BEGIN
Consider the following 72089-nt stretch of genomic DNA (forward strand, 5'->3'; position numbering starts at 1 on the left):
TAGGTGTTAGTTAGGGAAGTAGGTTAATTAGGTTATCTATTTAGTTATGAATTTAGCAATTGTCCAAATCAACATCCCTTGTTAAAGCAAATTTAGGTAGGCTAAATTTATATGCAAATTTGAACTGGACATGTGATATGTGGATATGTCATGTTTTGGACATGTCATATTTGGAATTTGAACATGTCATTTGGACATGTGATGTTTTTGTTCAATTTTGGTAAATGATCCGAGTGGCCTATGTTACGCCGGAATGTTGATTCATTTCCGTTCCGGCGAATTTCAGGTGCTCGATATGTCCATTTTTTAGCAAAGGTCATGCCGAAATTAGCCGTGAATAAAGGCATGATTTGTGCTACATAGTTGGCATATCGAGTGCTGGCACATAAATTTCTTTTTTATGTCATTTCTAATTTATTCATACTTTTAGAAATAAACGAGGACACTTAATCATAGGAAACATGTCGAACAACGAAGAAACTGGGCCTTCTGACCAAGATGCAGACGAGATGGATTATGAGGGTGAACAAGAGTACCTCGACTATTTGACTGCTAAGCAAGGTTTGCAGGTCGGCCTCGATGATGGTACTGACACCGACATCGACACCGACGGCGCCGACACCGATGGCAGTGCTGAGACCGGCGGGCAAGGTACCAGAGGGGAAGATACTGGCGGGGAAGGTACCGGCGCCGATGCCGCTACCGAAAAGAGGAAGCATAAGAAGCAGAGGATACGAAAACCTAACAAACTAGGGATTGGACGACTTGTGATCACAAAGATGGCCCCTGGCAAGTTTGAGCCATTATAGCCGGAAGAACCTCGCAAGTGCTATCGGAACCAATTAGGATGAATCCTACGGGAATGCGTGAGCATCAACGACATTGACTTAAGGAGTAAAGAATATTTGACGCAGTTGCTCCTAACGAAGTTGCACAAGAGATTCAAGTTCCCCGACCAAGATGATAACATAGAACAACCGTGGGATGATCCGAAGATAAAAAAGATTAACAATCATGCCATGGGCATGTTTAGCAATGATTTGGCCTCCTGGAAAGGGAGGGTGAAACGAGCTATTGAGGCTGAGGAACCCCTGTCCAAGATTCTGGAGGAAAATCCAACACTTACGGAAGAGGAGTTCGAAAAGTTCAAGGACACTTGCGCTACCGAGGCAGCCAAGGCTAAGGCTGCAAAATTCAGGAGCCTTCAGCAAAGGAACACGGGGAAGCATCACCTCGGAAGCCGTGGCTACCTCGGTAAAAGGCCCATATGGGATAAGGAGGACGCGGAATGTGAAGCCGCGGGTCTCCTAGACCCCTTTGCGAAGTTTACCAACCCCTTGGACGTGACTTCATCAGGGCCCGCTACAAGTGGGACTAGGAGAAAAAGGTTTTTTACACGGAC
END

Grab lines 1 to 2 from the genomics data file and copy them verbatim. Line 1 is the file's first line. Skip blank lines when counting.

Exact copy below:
Consider the following 72089-nt stretch of genomic DNA (forward strand, 5'->3'; position numbering starts at 1 on the left):
TAGGTGTTAGTTAGGGAAGTAGGTTAATTAGGTTATCTATTTAGTTATGAATTTAGCAATTGTCCAAATCAACATCCCTTGTTAAAGCAAATTTAGGTAGGCTAAATTTATATGCAAATTTGAACTGGACATGTGATATGTGGATATGTCATGTTTTGGACATGTCATATTTGGAATTTGAACATGTCATTTGGACATGTGATGTTTTTGTTCAATTTTGGTAAATGATCCGAGTGGCCTATGTTACGCCGGAATGTTGATTCATTTCCGTTCCGGCGAATTTCAGGTGCTCGATATGTCCATTTTTTAGCAAAGGTCATGCCGAAATTAGCCGTGAATAAAGGCATGATTTGTGCTACATAGTTGGCATATCGAGTGCTGGCACATAAATTTCTTTTTTATGTCATTTCTAATTTATTCATACTTTTAGAAATAAACGAGGACACTTAATCATAGGAAACATGTCGAACAACGAAGAAACTGGGCCTTCTGACCAAGATGCAGACGAGATGGATTATGAGGGTGAACAAGAGTACCTCGACTATTTGACTGCTAAGCAAGGTTTGCAGGTCGGCCTCGATGATGGTACTGACACCGACATCGACACCGACGGCGCCGACACCGATGGCAGTGCTGAGACCGGCGGGCAAGGTACCAGAGGGGAAGATACTGGCGGGGAAGGTACCGGCGCCGATGCCGCTACCGAAAAGAGGAAGCATAAGAAGCAGAGGATACGAAAACCTAACAAACTAGGGATTGGACGACTTGTGATCACAAAGATGGCCCCTGGCAAGTTTGAGCCATTATAGCCGGAAGAACCTCGCAAGTGCTATCGGAACCAATTAGGATGAATCCTACGGGAATGCGTGAGCATCAACGACATTGACTTAAGGAGTAAAGAATATTTGACGCAGTTGCTCCTAACGAAGTTGCACAAGAGATTCAAGTTCCCCGACCAAGATGATAACATAGAACAACCGTGGGATGATCCGAAGATAAAAAAGATTAACAATCATGCCATGGGCATGTTTAGCAATGATTTGGCCTCCTGGAAAGGGAGGGTGAAACGAGCTATTGAGGCTGAGGAACCCCTGTCCAAGATTCTGGAGGAAAATCCAACACTTACGGAAGAGGAGTTCGAAAAGTTCAAGGACACTTGCGCTACCGAGGCAGCCAAGGCTAAGGCTGCAAAATTCAGGAGCCTTCAGCAAAGGAACACGGGGAAGCATCACCTCGGAAGCCGTGGCTACCTCGGTAAAAGGCCCATATGGGATAAGGAGGACGCGGAATGTGAAGCCGCGGGTCTCCTAGACCCCTTTGCGAAGTTTACCAACCCCTTGGACGTGACTTCATCAGGGCCCGCTACAAGTGGGACTAGGAGAAAAAGGTTTTTTACACGGAC